Question's in the title. If I'm already having Mini Firewalls 3D printed, are there compelling reasons for or against just printing the whole power pod, like for example here? And what if I'm really not planning on swapping out anything from plane to plane?
I find that when I crash the soft nature of the foamboard walls of the power pod absorbs damage that would otherwise be on my prop and motor. A harder pod will simply shift the point of breakage to more expensive components.
The other advantage about the foam pod is that you can easily adjust the motor and prop position in the airframe with minimal tools.
A printed reinforcement for the main airframe to keep the holes from wearing out, possibly disguised as a cool scale detail might be a good use for 3d prints in that area.
I find that this depends on the plastic you are having them printed in. PLA is very common in 3d printing but has a lower melting temp. Means if you plan on getting the motors a tad bit hot this plastic will soften and flex, in some cases, A LOT. I had a PLA firewall on my FT Alpha running 4s and during some play time with my kids, blowing them with the prop wash while holding the plane, the motor got a tad hot and the motor started to move around. Just something to keep in mind. ABS and PETG both have higher melting points and may not have this issue. Just something to keep in mind.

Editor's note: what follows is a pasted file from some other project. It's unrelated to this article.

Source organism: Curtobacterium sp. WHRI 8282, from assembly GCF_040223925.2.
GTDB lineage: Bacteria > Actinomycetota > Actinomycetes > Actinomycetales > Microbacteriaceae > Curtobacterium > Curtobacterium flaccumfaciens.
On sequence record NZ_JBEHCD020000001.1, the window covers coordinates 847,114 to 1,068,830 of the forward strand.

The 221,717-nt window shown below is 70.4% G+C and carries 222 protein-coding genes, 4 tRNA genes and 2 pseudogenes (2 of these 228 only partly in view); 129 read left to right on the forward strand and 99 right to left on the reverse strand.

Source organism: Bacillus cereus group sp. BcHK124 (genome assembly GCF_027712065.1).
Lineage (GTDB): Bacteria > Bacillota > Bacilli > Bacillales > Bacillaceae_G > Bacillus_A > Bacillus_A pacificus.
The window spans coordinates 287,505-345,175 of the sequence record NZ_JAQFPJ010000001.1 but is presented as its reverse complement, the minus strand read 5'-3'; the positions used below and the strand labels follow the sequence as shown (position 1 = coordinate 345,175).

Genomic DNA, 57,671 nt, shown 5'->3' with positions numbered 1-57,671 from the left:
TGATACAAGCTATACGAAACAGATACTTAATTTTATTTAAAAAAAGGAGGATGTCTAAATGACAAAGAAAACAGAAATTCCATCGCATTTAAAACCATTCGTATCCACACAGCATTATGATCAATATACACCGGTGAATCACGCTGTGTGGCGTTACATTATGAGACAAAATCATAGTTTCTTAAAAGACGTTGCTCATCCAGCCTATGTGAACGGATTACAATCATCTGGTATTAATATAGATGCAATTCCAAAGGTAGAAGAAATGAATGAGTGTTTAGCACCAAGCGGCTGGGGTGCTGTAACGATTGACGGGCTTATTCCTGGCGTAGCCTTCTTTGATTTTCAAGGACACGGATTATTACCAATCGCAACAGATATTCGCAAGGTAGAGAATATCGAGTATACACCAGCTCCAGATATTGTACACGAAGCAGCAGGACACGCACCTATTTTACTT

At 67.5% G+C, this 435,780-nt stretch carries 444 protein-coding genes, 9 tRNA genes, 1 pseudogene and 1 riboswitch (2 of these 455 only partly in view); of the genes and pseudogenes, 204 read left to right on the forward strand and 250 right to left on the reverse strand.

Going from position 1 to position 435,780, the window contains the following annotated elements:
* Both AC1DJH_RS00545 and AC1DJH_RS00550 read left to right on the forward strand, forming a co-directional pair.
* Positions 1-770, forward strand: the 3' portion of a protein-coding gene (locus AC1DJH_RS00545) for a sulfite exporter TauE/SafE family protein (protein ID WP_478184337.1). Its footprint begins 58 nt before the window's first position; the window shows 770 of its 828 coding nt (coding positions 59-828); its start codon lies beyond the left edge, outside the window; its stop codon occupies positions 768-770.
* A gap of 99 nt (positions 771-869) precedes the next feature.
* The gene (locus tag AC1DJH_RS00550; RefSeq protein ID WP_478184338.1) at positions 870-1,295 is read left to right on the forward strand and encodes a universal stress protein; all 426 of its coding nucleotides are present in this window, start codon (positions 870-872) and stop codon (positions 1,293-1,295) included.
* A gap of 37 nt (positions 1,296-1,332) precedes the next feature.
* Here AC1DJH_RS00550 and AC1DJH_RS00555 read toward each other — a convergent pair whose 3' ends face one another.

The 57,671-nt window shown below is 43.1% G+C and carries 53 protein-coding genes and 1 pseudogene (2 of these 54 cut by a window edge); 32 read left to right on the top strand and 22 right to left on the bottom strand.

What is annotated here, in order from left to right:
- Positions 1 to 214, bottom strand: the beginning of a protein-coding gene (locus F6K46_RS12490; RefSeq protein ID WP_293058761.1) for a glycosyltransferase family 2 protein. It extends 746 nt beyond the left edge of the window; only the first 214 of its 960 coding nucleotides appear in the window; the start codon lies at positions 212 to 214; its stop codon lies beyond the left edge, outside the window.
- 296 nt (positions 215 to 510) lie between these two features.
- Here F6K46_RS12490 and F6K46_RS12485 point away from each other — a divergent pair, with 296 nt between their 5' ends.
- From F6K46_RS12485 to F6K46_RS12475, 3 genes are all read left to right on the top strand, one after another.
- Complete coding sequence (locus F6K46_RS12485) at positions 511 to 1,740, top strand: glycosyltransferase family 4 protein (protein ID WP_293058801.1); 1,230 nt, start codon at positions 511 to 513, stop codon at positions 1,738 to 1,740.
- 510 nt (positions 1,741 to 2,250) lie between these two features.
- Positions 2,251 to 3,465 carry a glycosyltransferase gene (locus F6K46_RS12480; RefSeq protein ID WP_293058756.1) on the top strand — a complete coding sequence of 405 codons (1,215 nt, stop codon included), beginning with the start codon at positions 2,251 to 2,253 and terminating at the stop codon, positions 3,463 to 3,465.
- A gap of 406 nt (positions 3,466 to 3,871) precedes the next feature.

i 3D print the firewall then use foam board for the rest. if you 3D print the whole thing it can really mess with CG due to added weight. you can also have issues in a crash. the plastic does not give, it breaks. foam board will absorb impacts much better.
That's good feedback, particularly about reinforcing the fuselage holes vs the power pod, so that the easy to replace power pod is damaged and not the plane. So to my second question then, I guess you guys would still recommend using a power pod even if you don't plant to swap planes, for that reason alone? To potentially reduce or absorb crash damage in a replaceable part?
i know a lot of guys glue there power pods in but i never do. even if i have no intention of ever "swapping" the pod. for me it is just easier to do it the normal way, then be able to access everything in case something goes bad, or replace the pod if needed.
When I first found this site I decided making planes swappable was dumb and I glued in all my pods. I realize now that even if I don't plan on switching the pods around it's not always better to glue them. I still often modify the pod or relocate electronics depending on the plane, but generally won't glue them in in case something need fixing. I also realized that lighter is better, so a full 3d printed pod is a no go. Sure, you could print them to be light, but by then they are generally to fragile or thin to work properly. Plus, I can cut one out 2 hours quicker! and for a fraction of the price.
.... so a full 3d printed pod is a no go. Sure, you could print them to be light, but by then they are generally to fragile or thin to work properly. Plus, I can cut one out 2 hours quicker! and for a fraction of the price.
Reading this thread, I'm thinking I should probably replace the power pod in my overweight Simple Cub with normal DT foamboard before its maiden flight. This plastic-sheeted stuff has much less give on top of its 3x weight.